Welcome to Fire Safe Life,
Fire Safe Life came about as a place for Fire Protection Professionals to come together and discuss fire prevention. We searched the Internet for a website that was open to everyone and after a thorough search we did not find it. We found many fire sprinkler sites that were run by big companies and governing bodies, but nothing for the rest of us.
Fire Safe Life wants all Fire Protection businesses and Fire Fighter’s to take part. Without your help this venture will not be possible. We would like readers to send in questions and have the pros answer them. This is a place to share and help each other.
Fire Safe Life is not here to change the world, but to spread the word on how important fire protection is to your community.
Fire Safe Life is open to all. If you have something to say, a question to ask, a story to tell, we would like to hear it. Let’s be helpful to the designer, the engineer and others that might need a little inspiration. We would like advice from our more experienced practitioners to make Fire Safe Life a pool of knowledge for all.
Would you like to Guest Post at Fire Safe Life, See our Guest Post Guidelines.
What is the best material available to man to use in fire protection systems? Oxidane, Hydrogen oxide, Dihydrogen monoxide, Hydrogen Hydroxide, Hydroxylic acid, Hydroxic acid H2O or just plain old WATER? Actually all the items listed are just water!
We are in the business of putting water on fires. Either as a fire sprinkler contractor or fire fighter. We both employ specialized equipment whose only purpose is to get water on the fire in many different ways.
What makes water such a great fire fighting medium? Both as liquid water and as vaporized steam, water has properties that make it good for firefighting. Water has a high capacity for holding heat. Thus when applied to a fire, water carries the heat away and reduces the fuel’s temperature. When water absorbs enough heat it turns to steam which is effective in displacing oxygen and starving the fire.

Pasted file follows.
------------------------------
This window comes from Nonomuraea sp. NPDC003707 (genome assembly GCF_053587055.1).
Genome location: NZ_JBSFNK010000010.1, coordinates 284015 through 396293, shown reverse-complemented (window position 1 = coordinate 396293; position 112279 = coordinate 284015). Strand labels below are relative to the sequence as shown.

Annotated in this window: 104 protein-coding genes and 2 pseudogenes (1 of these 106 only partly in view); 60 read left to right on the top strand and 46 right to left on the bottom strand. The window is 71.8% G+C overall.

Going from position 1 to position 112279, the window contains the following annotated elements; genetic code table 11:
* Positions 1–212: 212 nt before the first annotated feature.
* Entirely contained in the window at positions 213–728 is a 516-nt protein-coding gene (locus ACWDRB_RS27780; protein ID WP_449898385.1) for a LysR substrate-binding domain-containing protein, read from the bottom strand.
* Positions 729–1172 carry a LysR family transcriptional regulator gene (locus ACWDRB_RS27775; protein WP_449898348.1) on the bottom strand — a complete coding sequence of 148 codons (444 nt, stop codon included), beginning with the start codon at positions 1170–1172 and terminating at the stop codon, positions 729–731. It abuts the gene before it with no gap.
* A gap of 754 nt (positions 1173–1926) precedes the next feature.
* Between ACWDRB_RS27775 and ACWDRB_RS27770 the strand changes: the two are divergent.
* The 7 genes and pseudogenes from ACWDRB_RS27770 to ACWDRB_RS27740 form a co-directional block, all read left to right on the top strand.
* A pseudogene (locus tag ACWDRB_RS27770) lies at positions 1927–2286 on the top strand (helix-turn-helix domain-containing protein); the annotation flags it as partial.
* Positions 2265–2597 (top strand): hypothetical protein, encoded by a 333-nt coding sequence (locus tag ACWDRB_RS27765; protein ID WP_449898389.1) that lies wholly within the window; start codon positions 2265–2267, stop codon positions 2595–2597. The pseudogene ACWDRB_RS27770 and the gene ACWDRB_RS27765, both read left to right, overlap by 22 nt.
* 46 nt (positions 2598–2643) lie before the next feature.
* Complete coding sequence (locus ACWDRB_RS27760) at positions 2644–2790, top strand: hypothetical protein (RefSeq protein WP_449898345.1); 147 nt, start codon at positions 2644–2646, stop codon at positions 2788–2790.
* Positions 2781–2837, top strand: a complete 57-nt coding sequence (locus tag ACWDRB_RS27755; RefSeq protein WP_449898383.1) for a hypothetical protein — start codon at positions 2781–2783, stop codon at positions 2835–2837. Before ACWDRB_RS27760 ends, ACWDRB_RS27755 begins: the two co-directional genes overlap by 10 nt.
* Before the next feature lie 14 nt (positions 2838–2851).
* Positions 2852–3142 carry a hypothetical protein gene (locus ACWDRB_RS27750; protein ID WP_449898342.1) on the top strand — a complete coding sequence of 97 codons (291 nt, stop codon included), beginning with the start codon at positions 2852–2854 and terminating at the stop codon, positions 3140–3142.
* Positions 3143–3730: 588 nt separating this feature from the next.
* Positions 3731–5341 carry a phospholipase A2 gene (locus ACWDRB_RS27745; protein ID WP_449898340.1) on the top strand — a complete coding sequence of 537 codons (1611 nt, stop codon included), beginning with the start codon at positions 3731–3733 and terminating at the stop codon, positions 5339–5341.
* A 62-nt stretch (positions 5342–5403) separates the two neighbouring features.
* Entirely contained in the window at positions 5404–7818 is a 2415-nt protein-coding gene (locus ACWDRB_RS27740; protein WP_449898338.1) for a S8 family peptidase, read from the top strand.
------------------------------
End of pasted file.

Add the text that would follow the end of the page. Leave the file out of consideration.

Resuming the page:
What is the pressure rating of a Class 125 fitting? What is the pressure rating of a Class 250 fitting? The answer to both of those questions is the same. It depends!
One thing that’s been a problem over the years in dealing with fittings is the nomenclature used. For years we called our cast iron fittings 175 pound fittings. And then when we needed higher pressures we called for 300 pound fittings. I’ve had plenty of discussions with engineers over what fittings to use due to a general misunderstanding of how fittings are rated. I learned to start by trying to educate people about this subject.
I’m sure everyone is familiar with glass bulb fire sprinklers. So much so in fact that they may not be familiar with fusible link sprinklers. The glass bulb is considered the standard type of sprinkler operation today. But, us older folks in the sprinkler community remember a time when the fusible link sprinklers were the standard. But did you know that the glass bulb sprinkler has been around over 80 years!
New North Carolina Laws in Effect February, 2010
What You Need to Know Right Now!
July 4th fireworks are just around the corner and many jurisdictions have special events between now and then that may involve pyrotechnics. As a result of last year’s tragic event in NC with a fireworks display, the 2009 legislature enacted requirements (NCGS 14-410) that anyone who discharges or operates outdoor pyrotechnics or proximate (indoor) pyrotechnics must attend a training course and earn a pyrotechnics operator permit from the Office of State Fire Marshal before conducting a display in NC. The last thing you need is to get to the day of the event and learn that there are new laws that affect your ability to issue a permit for the event and no time left for compliance.
It is important to note that these new laws work in conjunction with existing laws that involve additional requirements:
– Permits for use of Pyrotechnics can only be issued by a NC Certified Level III Fire Prevention Code Inspector.
– In addition to the permit for code compliance, the event must be approved in writing by the county commissioners or city board as detailed in NCGS 14-413.
For your convenience and preparation for pyrotechnic events in your jurisdiction, checklists has been provided on our website at: Go Here.
There is much more information concerning this safety program there if you are interested.
If you have questions, or if you have an emergency related to unpermitted operators, please contact Rob Roegner (email@example.com) at 919-661-5880 Ext. 249 or Natalie Pollard (firstname.lastname@example.org) at 919-661-5880 Ext. 259.
Source: North Carolina Department of Insurance, to subscribe – Go Here!